"I can't imagine anything a black man would want to be more right now than bulletproof."
So says Mike Colter, the star of new Netflix series "Marvel's Luke Cage." It's not only the comic book company's first black-led onscreen property — the character, who first appeared as a love interest in Netflix sister series "Jessica Jones," arrives two years before the "Black Panther" film — it's also Marvel's most political effort yet.
Luke Cage, after all, is a bulletproof black man in a hoodie. That is all you need to be political in the age of Black Lives Matter.
"It's a nod to Trayvon, no question," says Colter. "Trayvon Martin and people like him. People like Jordan Davis, a kid who was shot because of the perception that he was a danger. When you're a black man in a hoodie all of a sudden you're a criminal."
"That's something we shouldn't have to deal with, but we do. It's a double standard. We can't cover our head when it's cold and raining because God forbid someone sees us and puts our life in danger. We wanted to pay homage to that — it's not something we were shying away from."
"Luke Cage" is the most timely TV series since the "Battlestar Galactica" reboot took on the war on terror in the wake of 9-11. In fact, it's more timely today than when I interviewed Colter a couple weeks ago, before the police shootings of Terence Crutcher in Tulsa, Oklahoma, and of Keith Scott in Charlotte, North Carolina.
Not to mention the show itself was made more than a year ago.
"When we were filming this, there were different things going on," recalls Colter. "Eric Garner, the policemen were acquitted. No one was brought to justice. There was no handing out of any sentence. There are a couple other things that happened during the time we were filming. We were watching the news and it was always someone being shot who was unarmed, and there is no justification for it. It's mind-boggling."
Black Lives Matter
"The writers aren't immune to the society that they live in, they are acutely aware and I'm sure it helped inspire them," he adds.
"The show isn't just Black Lives Matter, that's not what the whole show is about. That being said, it will strike a chord with some people because you can't help not think about it. The people who are watching will tell us what having a bulletproof black man means to them."
Collter is correct that "Luke Cage" isn't just about Black Lives Matter. The character, who gained his super powers of strength and invulnerability while being victimized by the American correctional system, dates all the way back to 1972. Unfortunately, the status quo from 44 years ago remains painfully familiar.
"The people who are watching will tell us what having a bulletproof black man means to them."
"This has always been going on, the only difference is that now we have camera phones. People are just more aware of it," Colter says. "I don't think Luke Cage as a superhero is something that has changed dramatically from the '70s to now. He's a black man going through the same thing as other people of colour, it's just that he has superpowers."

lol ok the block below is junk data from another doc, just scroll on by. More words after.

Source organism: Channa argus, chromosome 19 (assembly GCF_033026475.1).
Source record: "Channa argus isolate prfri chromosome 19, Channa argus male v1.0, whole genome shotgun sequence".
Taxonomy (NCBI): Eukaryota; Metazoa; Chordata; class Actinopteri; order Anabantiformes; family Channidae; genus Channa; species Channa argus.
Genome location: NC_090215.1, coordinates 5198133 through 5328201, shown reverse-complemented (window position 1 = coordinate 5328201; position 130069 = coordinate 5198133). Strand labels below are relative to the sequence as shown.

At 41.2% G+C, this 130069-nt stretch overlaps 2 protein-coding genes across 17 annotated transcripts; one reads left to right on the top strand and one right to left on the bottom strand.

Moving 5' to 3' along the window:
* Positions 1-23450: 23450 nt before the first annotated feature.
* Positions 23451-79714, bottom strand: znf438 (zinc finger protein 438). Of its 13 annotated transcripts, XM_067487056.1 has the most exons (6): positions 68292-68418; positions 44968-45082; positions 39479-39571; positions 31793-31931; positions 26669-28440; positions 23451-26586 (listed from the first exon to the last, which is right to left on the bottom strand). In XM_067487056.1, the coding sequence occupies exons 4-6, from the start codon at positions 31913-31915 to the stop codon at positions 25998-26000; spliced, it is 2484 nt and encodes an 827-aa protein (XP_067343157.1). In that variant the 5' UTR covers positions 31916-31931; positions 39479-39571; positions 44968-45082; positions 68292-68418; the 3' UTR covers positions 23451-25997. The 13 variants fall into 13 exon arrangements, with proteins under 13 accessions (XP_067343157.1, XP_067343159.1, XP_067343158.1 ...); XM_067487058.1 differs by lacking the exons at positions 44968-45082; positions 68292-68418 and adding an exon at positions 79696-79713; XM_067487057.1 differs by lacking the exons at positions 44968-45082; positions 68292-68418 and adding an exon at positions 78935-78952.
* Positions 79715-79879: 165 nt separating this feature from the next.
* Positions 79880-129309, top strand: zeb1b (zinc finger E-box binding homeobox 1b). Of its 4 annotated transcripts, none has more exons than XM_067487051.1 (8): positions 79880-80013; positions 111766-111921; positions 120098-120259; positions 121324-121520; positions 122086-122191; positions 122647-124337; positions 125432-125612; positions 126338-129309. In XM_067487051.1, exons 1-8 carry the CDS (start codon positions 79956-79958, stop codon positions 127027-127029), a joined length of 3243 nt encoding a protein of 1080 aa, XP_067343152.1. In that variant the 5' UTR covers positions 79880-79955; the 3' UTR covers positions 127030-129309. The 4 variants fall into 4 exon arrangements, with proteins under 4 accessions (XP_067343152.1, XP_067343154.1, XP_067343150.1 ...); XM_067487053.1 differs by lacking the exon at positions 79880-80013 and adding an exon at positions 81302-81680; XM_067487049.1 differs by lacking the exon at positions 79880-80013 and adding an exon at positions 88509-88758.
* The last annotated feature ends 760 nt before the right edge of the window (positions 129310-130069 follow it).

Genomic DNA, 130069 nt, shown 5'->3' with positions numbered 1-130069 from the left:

His comic book origin story, slightly tweaked for the Netflix series, is that he was Harlem gang member-gone-straight Carl Lucas. Framed for heroin possession and sent to Seagate prison, he was tortured by a sadistic guard and experimented on by a prison doctor. After a scientific experiment gone awry, he gained powers, escaped prison, adopted the alias Luke Cage and became a "hero for hire" named Power Man because, unlike his white peers, he was dead broke.
Cage arrived in the wake of the civil rights era and though preceded by a pair of Stan Lee creations — African king Black Panther in 1966 and Captain America sidekick Falcon in 1969 — he was the first black superhero to star in his own title. That was thanks to the commercial clout of the then-popular Blaxploitation film genre.
"It's 1972. 'Shaft' is out. 'Superfly' is on the verge of coming out. Fred Williams is making 'Black Caesar.' So they said 'why don't we try that in a Marvel context with Luke Cage,''" says showrunner Cheo Hodari Coker, who previously won a NAACP Image Award for writing the gritty cop drama "Southland."
"A lot of those movies were about black men taking on the system because what would happen in real life was that being a forthright black man was considered a threat — in some cases still is."
To fit this mould, Luke Cage wore a mostly open, bright yellow shirt with a belt literally made out of a chain and he'd spout catchphrases like "Sweet Christmas!" But Coker notes that the power of Power Man came from the fact that for the first time he wasn't a sidekick, comic relief or "the magical negro."
He was the lead, and he was a badass.
Cage has been a consistent presence in comics for the past four decades — teaming up with martial artist Iron Fist (who will also be getting his own Netflix series), having a baby with Jessica Jones and joining the Avengers — and is no longer an outlier on the printed page.
Superhero diversity has become a huge priority for Marvel's comic book division. Sam Wilson, a.k.a. the Falcon, is now Captain America and half-black, half-Hispanic Miles Morales is Spider-Man while the Hulk is Korean-American, Hawkeye and Wolverine are both now female characters and Ms. Marvel is a Muslim teen named Kamala Khan.